How much is too much when watching a home run?

Kelley L Cox-USA TODAY Sports

Seriously, this wouldn't be a problem if you people would just write this stuff down.

On Tuesday, Jesus Guzman took a break from tying maidens to railroad tracks and twirling his handlebar mustache, and he applied his villainy to a live baseball game. Watch his heinous, unforgivable crime:


There were women and children in the stands watching, you monster. And a day after Guzman absconded with the innocence of thousands, this happened:


If I were to make a power rankings of the teams most likely to get their noses bent out of shape by that sort of thing, it would go like this:

1. Whatever team Dusty Baker is managing
2. Giants
3. (28-team tie)

That's just a guess, though. Maybe Robin Ventura or Kirk Gibson gets his team riled up about the unwritten rules, too. But as soon as Guzman screamed at his dugout, you knew he was going to get thrown at before the series was over. That's just how the Giants do things. They hit Andrew McCutchen a week ago because the Pirates accidentally hit two Giants with inside pitches. Who hits Andrew McCutchen? That's like hating sea otters.

So the Giants taking offense doesn't necessarily give us a true barometer of how offensive the offense really was. Guzman overreacted, sure. But how many late-inning, come-from-behind home runs is he going to hit in his career? He hit one of them last year, but he didn't get to react like that because he couldn't really believe it went out.

Several innings after getting thrown at, Guzman hit a tie-breaking homer off Bumgarner. He emphatically, but respectfully, ran around the bases. I would have taken off my pants and pretended one of the legs was a saxophone by the time I got to first. One of the main reasons I'm not a professional baseball player, I guess. But that brings me to the revelation that I had all over again for the first time: I like it when players celebrate home runs a little too much.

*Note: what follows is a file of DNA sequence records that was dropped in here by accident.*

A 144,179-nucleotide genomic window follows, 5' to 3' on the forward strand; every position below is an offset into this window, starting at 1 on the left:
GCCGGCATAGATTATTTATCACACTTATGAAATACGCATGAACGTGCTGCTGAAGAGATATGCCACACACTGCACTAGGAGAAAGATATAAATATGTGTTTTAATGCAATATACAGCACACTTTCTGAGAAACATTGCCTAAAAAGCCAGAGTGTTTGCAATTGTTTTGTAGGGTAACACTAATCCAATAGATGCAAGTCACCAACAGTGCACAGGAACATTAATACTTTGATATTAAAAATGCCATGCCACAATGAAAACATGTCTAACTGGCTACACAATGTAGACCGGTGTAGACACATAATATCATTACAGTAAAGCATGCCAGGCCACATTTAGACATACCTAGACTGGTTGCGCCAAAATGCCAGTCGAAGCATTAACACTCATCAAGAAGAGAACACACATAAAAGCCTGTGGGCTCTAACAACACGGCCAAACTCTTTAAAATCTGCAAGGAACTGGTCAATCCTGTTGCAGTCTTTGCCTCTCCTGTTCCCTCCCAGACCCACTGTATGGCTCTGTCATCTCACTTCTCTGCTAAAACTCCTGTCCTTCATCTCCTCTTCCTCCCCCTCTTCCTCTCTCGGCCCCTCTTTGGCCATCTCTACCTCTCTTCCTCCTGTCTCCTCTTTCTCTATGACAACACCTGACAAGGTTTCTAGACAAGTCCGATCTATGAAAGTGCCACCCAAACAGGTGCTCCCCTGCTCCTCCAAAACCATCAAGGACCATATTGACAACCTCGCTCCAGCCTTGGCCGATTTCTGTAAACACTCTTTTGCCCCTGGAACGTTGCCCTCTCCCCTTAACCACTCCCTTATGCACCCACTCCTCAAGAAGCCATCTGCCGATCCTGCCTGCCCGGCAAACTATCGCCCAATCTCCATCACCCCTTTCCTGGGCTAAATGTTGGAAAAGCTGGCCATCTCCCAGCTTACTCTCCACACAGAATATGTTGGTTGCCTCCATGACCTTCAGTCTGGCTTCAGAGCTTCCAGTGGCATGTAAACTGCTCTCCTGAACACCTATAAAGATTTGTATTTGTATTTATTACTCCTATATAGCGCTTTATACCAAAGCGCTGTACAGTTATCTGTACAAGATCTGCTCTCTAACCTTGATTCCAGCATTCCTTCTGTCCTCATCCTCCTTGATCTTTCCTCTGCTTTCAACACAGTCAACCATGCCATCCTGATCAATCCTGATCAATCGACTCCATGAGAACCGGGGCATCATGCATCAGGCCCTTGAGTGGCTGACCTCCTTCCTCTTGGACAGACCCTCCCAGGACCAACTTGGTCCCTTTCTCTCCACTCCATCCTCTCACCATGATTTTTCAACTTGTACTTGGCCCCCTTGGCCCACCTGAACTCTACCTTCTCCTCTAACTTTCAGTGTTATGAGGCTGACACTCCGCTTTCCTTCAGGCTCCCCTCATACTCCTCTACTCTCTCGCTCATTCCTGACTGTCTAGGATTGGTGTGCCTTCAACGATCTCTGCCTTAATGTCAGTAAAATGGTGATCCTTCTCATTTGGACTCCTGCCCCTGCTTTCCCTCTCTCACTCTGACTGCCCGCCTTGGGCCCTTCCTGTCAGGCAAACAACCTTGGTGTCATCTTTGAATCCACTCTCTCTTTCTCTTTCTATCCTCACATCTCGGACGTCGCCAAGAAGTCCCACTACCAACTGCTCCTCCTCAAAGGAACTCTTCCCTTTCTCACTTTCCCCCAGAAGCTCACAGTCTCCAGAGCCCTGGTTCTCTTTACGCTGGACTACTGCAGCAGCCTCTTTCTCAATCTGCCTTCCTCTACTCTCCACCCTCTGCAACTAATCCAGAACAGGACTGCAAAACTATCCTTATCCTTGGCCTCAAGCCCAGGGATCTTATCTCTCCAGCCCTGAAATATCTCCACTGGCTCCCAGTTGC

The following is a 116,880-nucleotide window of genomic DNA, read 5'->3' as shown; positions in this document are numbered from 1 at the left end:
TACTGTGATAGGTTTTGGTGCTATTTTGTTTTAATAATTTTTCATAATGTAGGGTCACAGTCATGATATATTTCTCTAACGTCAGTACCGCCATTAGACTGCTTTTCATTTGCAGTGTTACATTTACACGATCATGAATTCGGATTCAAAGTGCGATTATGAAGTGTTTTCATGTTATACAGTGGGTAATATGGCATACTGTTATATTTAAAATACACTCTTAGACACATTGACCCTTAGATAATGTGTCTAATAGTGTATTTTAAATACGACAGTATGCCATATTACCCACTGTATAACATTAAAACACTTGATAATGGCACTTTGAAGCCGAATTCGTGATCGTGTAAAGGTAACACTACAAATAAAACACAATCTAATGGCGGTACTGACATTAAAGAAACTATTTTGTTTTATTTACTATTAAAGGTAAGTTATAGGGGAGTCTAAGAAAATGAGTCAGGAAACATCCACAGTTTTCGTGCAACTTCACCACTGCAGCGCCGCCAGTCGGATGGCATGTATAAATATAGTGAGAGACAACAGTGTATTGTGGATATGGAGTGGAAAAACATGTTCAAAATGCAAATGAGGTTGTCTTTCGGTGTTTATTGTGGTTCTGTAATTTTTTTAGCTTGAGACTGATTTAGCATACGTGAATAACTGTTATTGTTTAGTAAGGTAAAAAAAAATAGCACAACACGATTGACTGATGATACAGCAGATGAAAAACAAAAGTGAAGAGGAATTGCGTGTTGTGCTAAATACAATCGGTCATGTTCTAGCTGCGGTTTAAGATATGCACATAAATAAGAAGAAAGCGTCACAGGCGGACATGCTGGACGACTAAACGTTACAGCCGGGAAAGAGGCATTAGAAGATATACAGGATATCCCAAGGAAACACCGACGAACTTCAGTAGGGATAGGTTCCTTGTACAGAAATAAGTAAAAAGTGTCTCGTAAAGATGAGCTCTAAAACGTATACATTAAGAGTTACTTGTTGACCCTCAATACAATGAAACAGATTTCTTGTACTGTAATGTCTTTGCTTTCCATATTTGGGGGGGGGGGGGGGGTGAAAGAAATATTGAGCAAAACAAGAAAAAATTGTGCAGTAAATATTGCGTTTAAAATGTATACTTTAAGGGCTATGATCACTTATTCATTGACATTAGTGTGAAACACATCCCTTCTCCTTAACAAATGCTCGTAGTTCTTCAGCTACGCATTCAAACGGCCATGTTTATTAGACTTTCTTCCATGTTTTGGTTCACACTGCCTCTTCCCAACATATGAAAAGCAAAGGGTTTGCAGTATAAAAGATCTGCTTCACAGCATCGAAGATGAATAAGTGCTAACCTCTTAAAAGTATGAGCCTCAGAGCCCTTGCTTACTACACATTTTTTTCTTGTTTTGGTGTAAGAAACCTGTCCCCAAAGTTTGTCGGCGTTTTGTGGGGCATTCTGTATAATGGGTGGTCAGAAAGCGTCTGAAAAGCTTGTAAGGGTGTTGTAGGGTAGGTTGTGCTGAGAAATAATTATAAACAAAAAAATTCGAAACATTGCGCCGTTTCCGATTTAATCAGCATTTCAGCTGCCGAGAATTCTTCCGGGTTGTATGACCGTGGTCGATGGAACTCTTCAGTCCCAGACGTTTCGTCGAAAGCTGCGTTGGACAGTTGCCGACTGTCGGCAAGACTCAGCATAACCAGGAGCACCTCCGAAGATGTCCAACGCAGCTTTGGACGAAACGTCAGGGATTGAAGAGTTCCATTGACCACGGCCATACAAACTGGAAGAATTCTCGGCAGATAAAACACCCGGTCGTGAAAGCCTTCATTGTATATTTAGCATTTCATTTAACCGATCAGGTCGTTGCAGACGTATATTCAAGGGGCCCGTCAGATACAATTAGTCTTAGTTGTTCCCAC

I don't like it when it happens to my team. And I yelled some things at the screen when Guzman did the WWE-entrance thing on his way to first. But the WWE analogy isn't an idle one; the art of overreacting is part of the theater of baseball. Here's one of my favorite GIFs ever:


It's perfect how he just walks out of the frame. Your imagination tells you he walked around the bases. Let it. (That's Alfredo Despaigne, by the way. He's worth reading up on.) That's how they play in Cuba. The unwritten rules there say that admiring a home run is absolutely encouraged.

And this tribute to the Japanese art of the bat-flip made the rounds a little bit ago:


It's fantastic. Bob Gibson just got on a plane, went to Japan, knocked on the front door of the guy from :09, and drilled him in the back with his rental-car keys.

But it's not limited to other countries. Skip to 1:10 of this video:


That's much more egregious than what Guzman did. But David Ortiz has been grandfathered into this. No one's going to hit Big Papi for being demonstrative after a game-winning home run. That's part of the unspoken contract MLB has with the ticket-buying masses: If Ortiz hits a big home run, you'll get to see something like that. I grew up with Jeffrey Leonard running around the bases with an arm stapled to his thigh, and I came of age with this guy dropping his shoulders after every home run like he was disappointed that the opposing pitcher had the audacity to be born.

Bat flips are beautiful. Watching the home run is a right, not a privilege. So let's unrewrite the unwritten rules:

  • You get to do an Ortiz only when you're in your home ballpark.
  • You can't stare the pitcher down or use him as a prop in any way.
  • Context is important, as Larry Granillo described last month; you don't do it down by eight runs.

That's about it. Other than that, I'd like to ask formally for an end to the automatic plunkings that result from a hitter watching a ball for 1.2 seconds instead of 0.9, or for gesturing toward the dugout like a maniac instead of gesturing toward the dugout like a mostly crazy person. If there's a risk/reward dichotomy here, the reward would be fewer hurt feelings, and the risk would be either a) losing potential Ortiz moments, and/or b) getting someone hurt on a plunking. The risk isn't worth the reward. Not even close.

So watch on, watchers. Flip on, flippers. As long as baseball isn't going to fine you like the NFL, it's a great way to show the world how much fun you're having. And we'll be right there, having fun with you.

Unless it happens to our team.

Stupid Guzman.

In conclusion, here's a GIF of Guzman making a stupid error.

(But long live bat-flips and general exuberance.)

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